THC, or tetrahydrocannabinol, is the chemical responsible for most of marijuana’s psychological effects. It acts much like the cannabinoid chemicals made naturally by the body, according to the National Institute on Drug Abuse (NIDA).
Cannabinoid receptors are concentrated in certain areas of the brain associated with thinking, memory, pleasure, coordination and time perception. THC attaches to these receptors and activates them and affects a person’s memory, pleasure, movements, thinking, concentration, coordination, and sensory and time perception, according to NIDA.
THC is one of many compounds found in the resin secreted by glands of the marijuana plant. More of these glands are found around the reproductive organs of the plant than on any other area of the plant. Other compounds unique to marijuana, called cannabinoids, are present in this resin. One cannabinoid, CBD is nonpsychoactive, according to the National Center for Biotechnology Information, and actually blocks the high associated with THC.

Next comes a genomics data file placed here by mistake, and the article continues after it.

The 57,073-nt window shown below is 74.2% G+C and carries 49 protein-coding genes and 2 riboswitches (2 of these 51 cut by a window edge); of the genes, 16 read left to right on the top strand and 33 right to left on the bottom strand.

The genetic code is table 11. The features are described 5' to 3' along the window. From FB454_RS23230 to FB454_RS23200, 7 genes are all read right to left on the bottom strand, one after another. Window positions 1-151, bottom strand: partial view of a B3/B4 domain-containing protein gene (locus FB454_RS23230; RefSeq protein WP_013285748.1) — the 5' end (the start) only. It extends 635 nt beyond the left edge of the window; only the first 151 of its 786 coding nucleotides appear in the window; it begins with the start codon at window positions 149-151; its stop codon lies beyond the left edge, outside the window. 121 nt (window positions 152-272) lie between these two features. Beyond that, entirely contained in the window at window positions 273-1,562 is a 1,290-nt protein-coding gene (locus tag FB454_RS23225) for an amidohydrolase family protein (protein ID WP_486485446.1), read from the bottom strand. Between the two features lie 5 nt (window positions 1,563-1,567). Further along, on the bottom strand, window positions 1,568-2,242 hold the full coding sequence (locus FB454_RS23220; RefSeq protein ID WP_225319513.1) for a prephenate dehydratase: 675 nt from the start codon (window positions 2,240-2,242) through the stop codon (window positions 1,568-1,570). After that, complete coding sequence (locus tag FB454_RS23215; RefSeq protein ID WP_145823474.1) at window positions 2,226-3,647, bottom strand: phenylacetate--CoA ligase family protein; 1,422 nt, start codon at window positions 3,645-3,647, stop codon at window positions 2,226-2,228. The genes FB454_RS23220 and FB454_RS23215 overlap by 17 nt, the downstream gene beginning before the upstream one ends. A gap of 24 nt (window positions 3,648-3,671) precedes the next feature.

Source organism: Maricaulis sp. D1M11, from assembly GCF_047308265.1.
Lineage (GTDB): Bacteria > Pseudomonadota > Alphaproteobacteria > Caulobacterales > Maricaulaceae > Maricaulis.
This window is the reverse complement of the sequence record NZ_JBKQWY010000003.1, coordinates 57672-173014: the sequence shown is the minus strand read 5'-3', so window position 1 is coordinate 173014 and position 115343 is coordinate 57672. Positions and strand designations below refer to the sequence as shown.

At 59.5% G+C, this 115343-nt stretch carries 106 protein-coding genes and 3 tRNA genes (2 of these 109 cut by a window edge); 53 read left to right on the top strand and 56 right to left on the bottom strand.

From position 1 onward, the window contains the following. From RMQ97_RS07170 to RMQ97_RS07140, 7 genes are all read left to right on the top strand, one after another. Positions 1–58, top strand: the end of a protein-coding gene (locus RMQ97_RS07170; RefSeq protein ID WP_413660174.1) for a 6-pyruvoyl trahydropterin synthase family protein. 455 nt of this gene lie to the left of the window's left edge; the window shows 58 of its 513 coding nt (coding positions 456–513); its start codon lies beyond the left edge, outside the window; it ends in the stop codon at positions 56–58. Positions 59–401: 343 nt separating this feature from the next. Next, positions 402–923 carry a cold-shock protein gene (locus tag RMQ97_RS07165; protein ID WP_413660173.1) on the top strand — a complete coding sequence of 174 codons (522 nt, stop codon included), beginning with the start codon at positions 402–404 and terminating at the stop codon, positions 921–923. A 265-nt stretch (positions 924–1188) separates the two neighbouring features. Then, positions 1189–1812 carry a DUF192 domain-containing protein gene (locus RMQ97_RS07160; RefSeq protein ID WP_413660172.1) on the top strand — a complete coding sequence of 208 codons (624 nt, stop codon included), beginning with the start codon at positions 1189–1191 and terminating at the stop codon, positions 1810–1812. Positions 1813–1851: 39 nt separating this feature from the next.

THC has the chemical formula C₂₁H₃₀O₂, with a molecular mass of 314.464 g/mol. But, it is very similar in structure and molecular mass to its counterpart CBD, which dilutes the effects of THC.
THC brags a variety of uses, both medicinal and recreational.
Among dozens, THC can be used in syrups, edibles, oils used via tinctures, drops, in medicines, and topicals including lotions and balms used for anti-inflammation.
THC and cannabis can also be used on animals like dogs for pain relief and calming anxiety.
Additionally, Marinol, a medication made with synthetic THC, is the only currently FDA approved THC medication.
THC Side Effects